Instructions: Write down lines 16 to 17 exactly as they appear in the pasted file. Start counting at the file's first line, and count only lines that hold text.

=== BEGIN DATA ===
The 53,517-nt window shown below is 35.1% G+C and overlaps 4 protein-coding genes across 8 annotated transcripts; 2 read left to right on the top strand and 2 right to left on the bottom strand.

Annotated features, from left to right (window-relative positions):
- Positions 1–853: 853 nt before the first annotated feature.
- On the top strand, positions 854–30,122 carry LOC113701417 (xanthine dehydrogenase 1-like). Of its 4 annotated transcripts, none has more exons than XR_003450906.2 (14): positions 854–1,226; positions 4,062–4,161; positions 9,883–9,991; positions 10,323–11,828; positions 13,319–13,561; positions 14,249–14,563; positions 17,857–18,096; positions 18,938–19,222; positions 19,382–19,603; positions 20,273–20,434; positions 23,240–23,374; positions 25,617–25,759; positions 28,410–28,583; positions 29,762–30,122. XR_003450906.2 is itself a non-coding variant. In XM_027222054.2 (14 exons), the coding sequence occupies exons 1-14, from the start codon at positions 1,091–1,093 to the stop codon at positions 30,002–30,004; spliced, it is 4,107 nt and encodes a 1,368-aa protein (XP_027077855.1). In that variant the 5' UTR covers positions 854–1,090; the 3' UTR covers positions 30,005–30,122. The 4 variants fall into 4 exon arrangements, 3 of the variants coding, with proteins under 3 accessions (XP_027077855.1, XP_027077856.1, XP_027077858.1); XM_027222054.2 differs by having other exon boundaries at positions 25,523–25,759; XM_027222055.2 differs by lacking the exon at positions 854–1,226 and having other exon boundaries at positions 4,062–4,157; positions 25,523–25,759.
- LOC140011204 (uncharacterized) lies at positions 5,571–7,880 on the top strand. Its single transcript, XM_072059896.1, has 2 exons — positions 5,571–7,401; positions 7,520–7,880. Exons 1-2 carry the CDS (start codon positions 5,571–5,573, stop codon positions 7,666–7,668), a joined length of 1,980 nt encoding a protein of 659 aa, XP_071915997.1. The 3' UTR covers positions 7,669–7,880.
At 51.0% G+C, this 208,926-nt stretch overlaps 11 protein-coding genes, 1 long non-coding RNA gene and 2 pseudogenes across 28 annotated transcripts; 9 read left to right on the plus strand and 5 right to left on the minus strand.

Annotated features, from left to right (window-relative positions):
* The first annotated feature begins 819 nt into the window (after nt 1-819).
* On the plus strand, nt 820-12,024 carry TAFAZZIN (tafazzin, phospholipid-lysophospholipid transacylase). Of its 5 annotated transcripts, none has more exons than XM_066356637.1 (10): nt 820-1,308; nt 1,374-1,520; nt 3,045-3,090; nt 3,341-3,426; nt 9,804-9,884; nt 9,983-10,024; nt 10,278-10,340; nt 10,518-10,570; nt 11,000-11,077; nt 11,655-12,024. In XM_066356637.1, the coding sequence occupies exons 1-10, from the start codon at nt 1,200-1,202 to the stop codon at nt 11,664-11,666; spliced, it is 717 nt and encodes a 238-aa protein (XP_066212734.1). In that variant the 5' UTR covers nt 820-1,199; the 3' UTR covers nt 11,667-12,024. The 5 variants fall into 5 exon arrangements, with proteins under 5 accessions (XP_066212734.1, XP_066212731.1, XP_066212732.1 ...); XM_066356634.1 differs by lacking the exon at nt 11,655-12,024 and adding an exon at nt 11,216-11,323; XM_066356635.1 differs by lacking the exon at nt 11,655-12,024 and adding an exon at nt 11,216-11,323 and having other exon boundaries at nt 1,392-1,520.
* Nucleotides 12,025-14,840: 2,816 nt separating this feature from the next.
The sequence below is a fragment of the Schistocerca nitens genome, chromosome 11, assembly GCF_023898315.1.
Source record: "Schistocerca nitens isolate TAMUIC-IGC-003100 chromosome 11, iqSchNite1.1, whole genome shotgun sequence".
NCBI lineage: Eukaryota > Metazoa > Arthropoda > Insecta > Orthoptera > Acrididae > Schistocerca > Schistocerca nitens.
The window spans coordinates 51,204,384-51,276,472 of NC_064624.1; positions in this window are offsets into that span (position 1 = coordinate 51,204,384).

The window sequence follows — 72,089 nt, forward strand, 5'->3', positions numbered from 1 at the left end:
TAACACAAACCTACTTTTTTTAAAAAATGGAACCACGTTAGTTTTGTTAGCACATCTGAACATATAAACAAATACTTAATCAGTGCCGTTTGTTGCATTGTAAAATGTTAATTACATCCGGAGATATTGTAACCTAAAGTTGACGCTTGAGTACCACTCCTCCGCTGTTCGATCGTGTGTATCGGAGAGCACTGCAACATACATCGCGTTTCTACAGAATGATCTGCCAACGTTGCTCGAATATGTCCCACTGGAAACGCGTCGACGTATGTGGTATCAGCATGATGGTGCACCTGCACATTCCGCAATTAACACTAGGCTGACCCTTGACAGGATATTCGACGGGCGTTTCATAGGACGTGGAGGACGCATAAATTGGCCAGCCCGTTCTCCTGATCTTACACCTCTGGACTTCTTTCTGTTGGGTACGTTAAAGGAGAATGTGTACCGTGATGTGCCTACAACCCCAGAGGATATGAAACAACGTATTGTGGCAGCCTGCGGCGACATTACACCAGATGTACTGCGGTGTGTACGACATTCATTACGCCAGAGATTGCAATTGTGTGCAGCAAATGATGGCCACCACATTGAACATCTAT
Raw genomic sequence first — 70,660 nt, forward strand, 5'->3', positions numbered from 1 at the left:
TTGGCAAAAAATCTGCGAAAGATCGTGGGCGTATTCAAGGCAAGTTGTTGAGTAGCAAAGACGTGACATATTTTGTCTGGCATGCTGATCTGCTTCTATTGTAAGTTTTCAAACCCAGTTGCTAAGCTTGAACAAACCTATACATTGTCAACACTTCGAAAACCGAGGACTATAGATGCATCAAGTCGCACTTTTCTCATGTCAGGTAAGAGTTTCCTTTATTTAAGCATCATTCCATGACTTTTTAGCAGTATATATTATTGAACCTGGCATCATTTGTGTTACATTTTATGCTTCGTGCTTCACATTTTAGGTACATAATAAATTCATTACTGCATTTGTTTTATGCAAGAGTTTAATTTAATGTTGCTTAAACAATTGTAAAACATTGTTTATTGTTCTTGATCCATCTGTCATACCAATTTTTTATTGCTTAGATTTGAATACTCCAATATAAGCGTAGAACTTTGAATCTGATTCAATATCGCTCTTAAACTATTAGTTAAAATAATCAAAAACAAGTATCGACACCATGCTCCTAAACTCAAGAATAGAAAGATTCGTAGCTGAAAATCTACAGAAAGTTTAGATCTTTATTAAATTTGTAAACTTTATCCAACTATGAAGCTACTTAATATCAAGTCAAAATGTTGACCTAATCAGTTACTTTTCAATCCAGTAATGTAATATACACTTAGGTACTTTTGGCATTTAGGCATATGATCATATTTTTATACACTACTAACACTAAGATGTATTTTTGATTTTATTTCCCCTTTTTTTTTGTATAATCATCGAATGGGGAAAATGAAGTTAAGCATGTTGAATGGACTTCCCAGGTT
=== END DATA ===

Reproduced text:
TAACACAAACCTACTTTTTTTAAAAAATGGAACCACGTTAGTTTTGTTAGCACATCTGAACATATAAACAAATACTTAATCAGTGCCGTTTGTTGCATTGTAAAATGTTAATTACATCCGGAGATATTGTAACCTAAAGTTGACGCTTGAGTACCACTCCTCCGCTGTTCGATCGTGTGTATCGGAGAGCACTGCAACATACATCGCGTTTCTACAGAATGATCTGCCAACGTTGCTCGAATATGTCCCACTGGAAACGCGTCGACGTATGTGGTATCAGCATGATGGTGCACCTGCACATTCCGCAATTAACACTAGGCTGACCCTTGACAGGATATTCGACGGGCGTTTCATAGGACGTGGAGGACGCATAAATTGGCCAGCCCGTTCTCCTGATCTTACACCTCTGGACTTCTTTCTGTTGGGTACGTTAAAGGAGAATGTGTACCGTGATGTGCCTACAACCCCAGAGGATATGAAACAACGTATTGTGGCAGCCTGCGGCGACATTACACCAGATGTACTGCGGTGTGTACGACATTCATTACGCCAGAGATTGCAATTGTGTGCAGCAAATGATGGCCACCACATTGAACATCTAT
Raw genomic sequence first — 70,660 nt, forward strand, 5'->3', positions numbered from 1 at the left: